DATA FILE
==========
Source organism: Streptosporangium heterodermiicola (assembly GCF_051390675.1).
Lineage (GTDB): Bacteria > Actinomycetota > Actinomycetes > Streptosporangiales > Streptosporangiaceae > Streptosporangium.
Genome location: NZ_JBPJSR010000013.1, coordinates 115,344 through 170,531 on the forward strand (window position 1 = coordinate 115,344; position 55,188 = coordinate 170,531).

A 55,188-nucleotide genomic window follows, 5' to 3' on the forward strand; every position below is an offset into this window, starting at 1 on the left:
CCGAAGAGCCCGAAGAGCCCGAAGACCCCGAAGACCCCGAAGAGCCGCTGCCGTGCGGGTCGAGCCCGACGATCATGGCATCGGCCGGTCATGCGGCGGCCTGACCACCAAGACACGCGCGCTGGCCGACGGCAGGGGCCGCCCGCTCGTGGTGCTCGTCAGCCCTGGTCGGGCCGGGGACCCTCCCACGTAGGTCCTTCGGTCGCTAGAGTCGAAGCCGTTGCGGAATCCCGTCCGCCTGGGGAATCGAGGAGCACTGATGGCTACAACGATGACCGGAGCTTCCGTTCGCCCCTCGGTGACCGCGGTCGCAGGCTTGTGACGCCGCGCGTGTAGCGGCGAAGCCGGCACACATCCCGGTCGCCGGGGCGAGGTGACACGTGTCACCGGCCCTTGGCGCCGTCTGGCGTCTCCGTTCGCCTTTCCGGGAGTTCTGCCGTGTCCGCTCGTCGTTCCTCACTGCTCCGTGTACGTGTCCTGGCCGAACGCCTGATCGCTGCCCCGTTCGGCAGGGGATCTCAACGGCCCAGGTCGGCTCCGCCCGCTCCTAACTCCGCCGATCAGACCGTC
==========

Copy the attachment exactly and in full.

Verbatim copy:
Source organism: Streptosporangium heterodermiicola (assembly GCF_051390675.1).
Lineage (GTDB): Bacteria > Actinomycetota > Actinomycetes > Streptosporangiales > Streptosporangiaceae > Streptosporangium.
Genome location: NZ_JBPJSR010000013.1, coordinates 115,344 through 170,531 on the forward strand (window position 1 = coordinate 115,344; position 55,188 = coordinate 170,531).

A 55,188-nucleotide genomic window follows, 5' to 3' on the forward strand; every position below is an offset into this window, starting at 1 on the left:
CCGAAGAGCCCGAAGAGCCCGAAGACCCCGAAGACCCCGAAGAGCCGCTGCCGTGCGGGTCGAGCCCGACGATCATGGCATCGGCCGGTCATGCGGCGGCCTGACCACCAAGACACGCGCGCTGGCCGACGGCAGGGGCCGCCCGCTCGTGGTGCTCGTCAGCCCTGGTCGGGCCGGGGACCCTCCCACGTAGGTCCTTCGGTCGCTAGAGTCGAAGCCGTTGCGGAATCCCGTCCGCCTGGGGAATCGAGGAGCACTGATGGCTACAACGATGACCGGAGCTTCCGTTCGCCCCTCGGTGACCGCGGTCGCAGGCTTGTGACGCCGCGCGTGTAGCGGCGAAGCCGGCACACATCCCGGTCGCCGGGGCGAGGTGACACGTGTCACCGGCCCTTGGCGCCGTCTGGCGTCTCCGTTCGCCTTTCCGGGAGTTCTGCCGTGTCCGCTCGTCGTTCCTCACTGCTCCGTGTACGTGTCCTGGCCGAACGCCTGATCGCTGCCCCGTTCGGCAGGGGATCTCAACGGCCCAGGTCGGCTCCGCCCGCTCCTAACTCCGCCGATCAGACCGTC